But sometimes when I need inspiration during the week, I really, really appreciate the produce section at Whole Foods.  Everything looks so fresh and colorful and in its place!  I stocked up on bok choy, radishes, baby cucumbers, heirloom tomatoes, leeks, fennel, peppers, and nectarines.

Unfortunately, the nectarines turned out to be duds. :-/  This did NOT make me happy.

But dinner tonight was nice and light and full of flavor. :-)  I used this recipe from Orangette, subbing brown rice for soba noodles.  I love that the only cooked part of this dish is the rice, yet it still feels like a hot, comforting meal.  I need to get into the habit of incorporating more raw vegetables into my dinners.

I think hot rice, crunchy vegetables, and nut butter sauces much be one of my very favorite food combinations.

Cajun Cheese Grits (Except it's millet and there's no cheese)

By far, one of the most interesting things about switching to a plant-based diet is learning how easy it is to make food taste rich and creamy without the traditional components: butter, cheese, cream, bacon, etc.

I've been trying to use up all the grains and beans in the house before stocking up on fresh ones, so I used millet instead of grits.

These "grits" turned out creamy and full of flavor.

Start by sauteeing a "holy trinity" base of onion, celery, and bell peppers. Add the grains and vegetable broth and cook until al dente.  Stir in tahini sauce (sesame butter, garlic, lemon juice and water), unsweetened soy milk, nutritional yeast, and a dash of soy sauce to taste.  Use an immersion blender to blend some of the millet mixture to really amp up the creaminess factor.  Season with salt and pepper to taste. Garnish with fresh parsley.

Thursday, April 7, 2011

The Mystery Package

Wait... what is that mysterious, paper towel-swathed lump in the silverware drawer?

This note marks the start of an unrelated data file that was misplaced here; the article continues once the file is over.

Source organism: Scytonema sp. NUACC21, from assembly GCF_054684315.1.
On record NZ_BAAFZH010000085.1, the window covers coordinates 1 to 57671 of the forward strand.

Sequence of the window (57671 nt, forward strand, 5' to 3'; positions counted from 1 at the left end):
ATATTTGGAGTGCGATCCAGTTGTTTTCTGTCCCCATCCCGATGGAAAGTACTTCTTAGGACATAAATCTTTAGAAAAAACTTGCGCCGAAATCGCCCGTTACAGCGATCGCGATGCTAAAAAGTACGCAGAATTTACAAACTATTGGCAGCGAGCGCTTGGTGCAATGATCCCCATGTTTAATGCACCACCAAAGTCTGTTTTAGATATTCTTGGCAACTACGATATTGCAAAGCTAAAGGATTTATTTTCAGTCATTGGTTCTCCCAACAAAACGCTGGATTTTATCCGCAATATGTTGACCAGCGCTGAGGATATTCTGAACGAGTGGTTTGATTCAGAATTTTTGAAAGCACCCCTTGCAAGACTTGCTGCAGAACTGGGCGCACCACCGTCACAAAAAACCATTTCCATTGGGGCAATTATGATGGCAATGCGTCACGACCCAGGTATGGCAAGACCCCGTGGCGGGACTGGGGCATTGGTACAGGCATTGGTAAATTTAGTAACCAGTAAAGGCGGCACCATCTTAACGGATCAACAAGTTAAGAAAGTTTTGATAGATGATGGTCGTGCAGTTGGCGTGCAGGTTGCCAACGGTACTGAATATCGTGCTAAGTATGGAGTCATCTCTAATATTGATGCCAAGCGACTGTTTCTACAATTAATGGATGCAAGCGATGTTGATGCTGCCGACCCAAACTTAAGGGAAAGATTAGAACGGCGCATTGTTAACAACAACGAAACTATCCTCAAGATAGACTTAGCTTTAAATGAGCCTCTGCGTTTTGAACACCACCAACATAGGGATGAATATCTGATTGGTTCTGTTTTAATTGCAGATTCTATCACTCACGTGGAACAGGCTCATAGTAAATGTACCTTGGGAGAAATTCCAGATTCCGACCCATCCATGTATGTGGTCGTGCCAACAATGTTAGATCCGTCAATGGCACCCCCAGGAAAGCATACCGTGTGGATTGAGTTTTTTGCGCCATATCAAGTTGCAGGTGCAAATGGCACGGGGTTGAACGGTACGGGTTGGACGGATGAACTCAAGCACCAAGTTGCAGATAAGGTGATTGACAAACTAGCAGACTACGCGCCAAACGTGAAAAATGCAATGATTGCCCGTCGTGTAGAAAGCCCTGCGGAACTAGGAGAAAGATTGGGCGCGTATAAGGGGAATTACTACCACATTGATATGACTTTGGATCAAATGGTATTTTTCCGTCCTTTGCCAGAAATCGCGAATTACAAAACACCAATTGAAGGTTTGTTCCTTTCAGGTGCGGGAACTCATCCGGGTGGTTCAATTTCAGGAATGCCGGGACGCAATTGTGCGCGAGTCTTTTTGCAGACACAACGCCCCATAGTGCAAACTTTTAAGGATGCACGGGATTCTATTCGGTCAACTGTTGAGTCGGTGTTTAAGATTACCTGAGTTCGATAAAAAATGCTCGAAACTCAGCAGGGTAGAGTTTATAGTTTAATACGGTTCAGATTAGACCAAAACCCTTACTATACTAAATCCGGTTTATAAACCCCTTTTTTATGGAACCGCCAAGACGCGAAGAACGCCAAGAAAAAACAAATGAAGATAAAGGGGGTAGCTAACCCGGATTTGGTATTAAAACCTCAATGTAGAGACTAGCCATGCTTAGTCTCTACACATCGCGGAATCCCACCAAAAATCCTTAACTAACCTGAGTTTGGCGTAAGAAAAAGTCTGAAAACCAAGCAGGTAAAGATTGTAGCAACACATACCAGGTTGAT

Oh!  It's the last of the samoas!  Someone hid them here to ensure their safekeeping until he was ready to eat them himself.  Wonder who he was hiding them from...hmm. 

Red Velvet Cupcakes and Wine

This picture was from about a month ago, when I made red velvet cupcakes for a co-worker's birthday.  Of course I had to try one.  I'm not sure who was drinking red wine from the mason jar and who was drinking it from a brandy sipping glass (which by the way, is way too big for an old-fashioned cocktail glass, I think I'm over the oversized beverage glasses trend).

The blurry guy is Chris, who moves super fast when it's time to eat or go to the pool among other things.

Vegetable Soup

I won't insult anyone by including a recipe (oh, darn, I do so love writing down recipes! :-), because you do not need a recipe to make vegetable soup.

You only need to know the basics of making any soup, which is to start by caramelizing some aromatic vegetables in a pan (think onions, carrots, celery, garlic, peppers, shallots, leeks, etc),
...add vegetable stock or water, then the herbs and vegetables of your choice in the order of their individual cooking times (add potatoes early on, asparagus towards the end, frozen baby peas once the soup is done).